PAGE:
3. Dexterity is definitely a bit OP in D&D, but I have kind of accepted it as a fact of life.

    At least there are builds that encourage Strength, namely:

    -Barbarians have to use Strength in order to gain access to all the bonuses from their class, namely the rage damage bonus and reckless attack require you to use Strength for the attack rolls

    -Using Full Plate requires a 15 Strength if you don’t want to be really slow. Plate does give a +1AC bonus over other forms of AC

    And yeah, it’s nice to have at least one burly character to carry all the stuff.

    With that said, your first house rule seems fine, though really what it does is encourage people to put 2 points into Strength to bring it up to 10 rather than put those points into, say, Wisdom or Charisma. So it’s still barely a step above a dump stat for most classes in that scenario. I could also see the second working fine too as a minor but fun bonus.

    • Rick Coen

      This parallels my comment. Your wording triggered a thought, though, that meshes with something in the article — rather than gimping DEXsters, enhance the STRongmen (and women, no flames please). He suggested doubling up STR bonus on a crit as an example. My campaign – and many others – have “Composite Bows” or similar weapons, where you can apply your STR bonus to a missile weapon; my campaign also has crossbows with STR mins (some allow you to fire faster instead of cranking, the really big ones require STR just to use the crank!).

      Other options might be minor enhancements that reverse-reflect (if I can invent a concept) encumbrance: rather than track encumberance on the weak characters, maybe give “not bothered by weight” perks to the strong ones. Like “If your STR exceeds the min on the armor by a certain amount, ignore some penalty / get some bonus” (and then put “STR min 8” on Leather, for example). The DEXsters can still wear the armor, but the STRsters can wear it like clothes, brute forcing through any restrictiveness. Could do similar with Light weapons – bonus damage from STR when using these weapons, or even bonus accuracy (to reflect penetration).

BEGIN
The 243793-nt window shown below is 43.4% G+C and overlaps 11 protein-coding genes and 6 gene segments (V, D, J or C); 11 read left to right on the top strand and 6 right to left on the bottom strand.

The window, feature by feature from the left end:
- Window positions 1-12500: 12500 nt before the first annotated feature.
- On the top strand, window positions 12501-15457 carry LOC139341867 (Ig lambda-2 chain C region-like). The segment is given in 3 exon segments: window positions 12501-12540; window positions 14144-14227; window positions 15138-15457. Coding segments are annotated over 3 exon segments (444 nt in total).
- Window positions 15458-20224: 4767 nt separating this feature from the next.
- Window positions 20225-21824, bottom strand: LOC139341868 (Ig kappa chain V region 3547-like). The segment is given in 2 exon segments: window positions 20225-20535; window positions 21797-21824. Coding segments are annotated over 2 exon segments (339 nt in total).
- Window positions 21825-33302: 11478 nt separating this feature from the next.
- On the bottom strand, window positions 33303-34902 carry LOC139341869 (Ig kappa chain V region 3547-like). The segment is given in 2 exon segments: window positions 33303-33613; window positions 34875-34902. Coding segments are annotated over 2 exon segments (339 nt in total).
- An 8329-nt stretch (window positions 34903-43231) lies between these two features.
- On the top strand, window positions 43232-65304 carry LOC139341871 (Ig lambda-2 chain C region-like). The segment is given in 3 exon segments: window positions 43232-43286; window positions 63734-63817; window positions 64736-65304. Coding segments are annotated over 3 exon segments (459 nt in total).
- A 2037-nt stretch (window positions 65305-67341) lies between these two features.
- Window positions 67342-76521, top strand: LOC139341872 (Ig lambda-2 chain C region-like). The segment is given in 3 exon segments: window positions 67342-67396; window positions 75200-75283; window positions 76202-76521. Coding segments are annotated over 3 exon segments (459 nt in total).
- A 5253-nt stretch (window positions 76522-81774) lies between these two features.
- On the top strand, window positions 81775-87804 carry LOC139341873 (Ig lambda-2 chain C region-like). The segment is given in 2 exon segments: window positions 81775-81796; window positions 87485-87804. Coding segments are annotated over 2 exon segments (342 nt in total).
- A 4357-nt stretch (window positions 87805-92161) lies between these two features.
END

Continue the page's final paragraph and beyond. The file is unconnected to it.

In my ideal system, wearing armor blocks/reduces damage, STR does damage, DEX gets you the hit. Both are needed!

      • duncan

        Hi Rick

        I like the idea of stronger characters being able to ignore armour penalties, but the only armour penalties in RAW are a top limit on your Dex modifier (if we removed that we’d be making Dex even more powerful!), and disadvantage on Stealth… the disadvantage from stealth comes (to my mind at least) more from the reflections of metal armour and the creaking, rubbing and clinking of metal on metal, so it doesn’t make sense that stronger characters could ignore that.

        The only thing I can think of then would be to offer disadvantage on Athletics checks to do with climbing and jumping if you don’t meet a certain strength threshold in relation to the armour. But I guess it would need a bespoke table based on the armours’ relative weights.

    • duncan

      Hi Rory, as you hint at, even applying my rule there’s still no point having over 10 strength, when maybe there should be. But at least the rule prevents character builds who fight on the front line, going hand to hand with ogres and the like, hiding a poor strength behind a great Dex… I just feel that a high Dex shouldn’t be able to gloss over the (literal) weaknesses of your character, at least not in a combat situation.

  4. Vince

    I’m not currently DMing, but will be in new year. I’m consideringng with the following house rules:
    – Players can choose to add their Dex bonus or their Proficiency bonus to initiative rolls. This doesn’t nerf Dex builds, but gives other experienced characters combat reactions.
    – Players can add Dex bonus to hit when using finesse weapons but don’t get a bonus to damage. Similarly, for Thrown weapons, add Str bonus to damage but not to hit. These are a bit more realistic but not difficult to apply, and give Dex builds a reason to use finesse weapons without making them ridiculous melee and range combatants.
    Any thoughts or advice on those?

    I’d also love to let characters proficient in armour add their Proficiency bonus to AC, but it would break game. I think the designers missed a trick here. It’s the only Proficiency that doesn’t actually give a bonus.

    • duncan

      Hi Vince